Sherman-Palladino’s dramedy The Marvelous Mrs. Maisel, which she wrote and executive produces, is about a 1950s housewife who decides to be one of the first female standup comics. Sherman-Palladino is currently in post-production on the four Gilmore Girls movies for Netflix, which serve as a sequel to her signature dramedy series.

Related genre post from earlier in the week: A Lanister Always Pays His Debts–But Not Donald Trump. Plus chart of which Game of Thrones character is most like 2016 candidates.

SciFi Weekend: Season Finales For Arrow, The Flash, and Gotham; The Americans, Limitless, Doctor Who

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Both The Flash and Arrow concluded their seasons with the hero defeating the big-bad of the season. The ending of Arrow was rather disappointing, with Damien Darhk being defeated far too easily after previously looking unbeatable. Team Arrow was broken up, but it would be an easy matter to reunite some or all of them.

It was gimmicky to have The Flash end the season with a race, but it does fit into the series. There was a little trickery involved in defeating Zoom, but it was far better than how the Arrow defeated Darhk. (Major spoilers ahead). We learned the identity of the main in the iron mask–Jay Garrick of Earth 3, played by John Wesley Shipp who played the Barry Allen Flash in the 1990’s series. I assume we will see  him again, possibly playing into the plans to tie the Justice Society of America into Legends of Tomorrow. It will also be interesting for Barry to have a copy of his dead father–assuming his father remains dead.

The ending of the episode had major ramifications (and more spoilers ahead) for the future of the series as Barry went back in time to save his mother, and saw another remnant of himself disappear. Possibly this means that he never becomes the Flash. On the one hand, this would change the scene between Barry and Iris before he went back in time. On the other hand, if Barry never lived with the Wests, there would no longer be the feeling of incest (even if not biological) in their relationship.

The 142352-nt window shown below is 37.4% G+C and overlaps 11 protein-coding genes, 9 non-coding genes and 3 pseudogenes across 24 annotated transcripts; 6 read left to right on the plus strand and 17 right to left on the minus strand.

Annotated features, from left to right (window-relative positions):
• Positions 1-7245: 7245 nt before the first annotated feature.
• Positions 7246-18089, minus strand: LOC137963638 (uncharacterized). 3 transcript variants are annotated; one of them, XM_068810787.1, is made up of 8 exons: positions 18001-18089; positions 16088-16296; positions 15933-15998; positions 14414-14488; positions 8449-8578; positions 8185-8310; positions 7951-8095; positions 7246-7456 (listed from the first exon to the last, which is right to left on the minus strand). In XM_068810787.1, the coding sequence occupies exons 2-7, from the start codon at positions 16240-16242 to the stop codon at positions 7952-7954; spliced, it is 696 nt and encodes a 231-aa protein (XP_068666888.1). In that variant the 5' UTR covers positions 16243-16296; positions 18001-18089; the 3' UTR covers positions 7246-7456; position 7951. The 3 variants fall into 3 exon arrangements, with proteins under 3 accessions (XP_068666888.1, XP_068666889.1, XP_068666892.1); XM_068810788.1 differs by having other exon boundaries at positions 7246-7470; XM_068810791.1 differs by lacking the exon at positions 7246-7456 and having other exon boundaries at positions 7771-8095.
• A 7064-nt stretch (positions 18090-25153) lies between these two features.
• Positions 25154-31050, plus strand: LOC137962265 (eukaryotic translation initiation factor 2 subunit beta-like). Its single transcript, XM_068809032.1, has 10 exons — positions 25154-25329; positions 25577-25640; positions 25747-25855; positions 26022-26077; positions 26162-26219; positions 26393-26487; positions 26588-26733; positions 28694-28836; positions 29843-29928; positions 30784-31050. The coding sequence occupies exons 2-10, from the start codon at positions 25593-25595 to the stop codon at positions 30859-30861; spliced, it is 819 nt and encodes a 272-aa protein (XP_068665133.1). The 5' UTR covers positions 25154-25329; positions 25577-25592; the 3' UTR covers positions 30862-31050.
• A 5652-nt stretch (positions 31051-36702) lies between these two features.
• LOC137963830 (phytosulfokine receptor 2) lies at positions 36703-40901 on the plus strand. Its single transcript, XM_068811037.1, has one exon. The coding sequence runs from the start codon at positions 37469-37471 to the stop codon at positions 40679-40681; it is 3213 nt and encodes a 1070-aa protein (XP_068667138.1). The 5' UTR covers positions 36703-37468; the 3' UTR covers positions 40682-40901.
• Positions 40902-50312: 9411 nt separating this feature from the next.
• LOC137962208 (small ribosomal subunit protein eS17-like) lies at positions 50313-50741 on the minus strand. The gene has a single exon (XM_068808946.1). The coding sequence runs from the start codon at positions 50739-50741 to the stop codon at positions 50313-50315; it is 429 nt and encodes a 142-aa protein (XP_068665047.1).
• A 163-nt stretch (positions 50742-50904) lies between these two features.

There are reports that Tom Cavanagh will be returning to the third season of The Flash. His first season character was killed at the end of the season and his Earth 2 character returned home at the end of this season. One logical explanation for Cavanagh being present seems to be that if Barry’s mother remained alive things were changed so that the original Harrison Wells was not killed by Eobard Thawne.

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There is further speculation that the third season will start with a version of the Flashpoint storyline from the comics. Screenrant has further discussion of the finale. There is more at Den of Geek, including this summary of the Flashpoint story:

All signs point to Flashpoint, a Geoff Johns-penned comic book arc from 2011 that saw Barry waking up in a present day that he didn’t recognise. His mother was still alive, Captain Cold was the big shot hero of Central City and The Flash did not exist (neither does Superman or The Justice League, and Thomas Wayne is Batman instead of Bruce).

Barry does not have his powers. America is at war with Aquaman and Wonder Woman. Cyborg is the world’s biggest superhero, and is failing to unite a strong enough defence. Essentially, the whole world has gone to hell.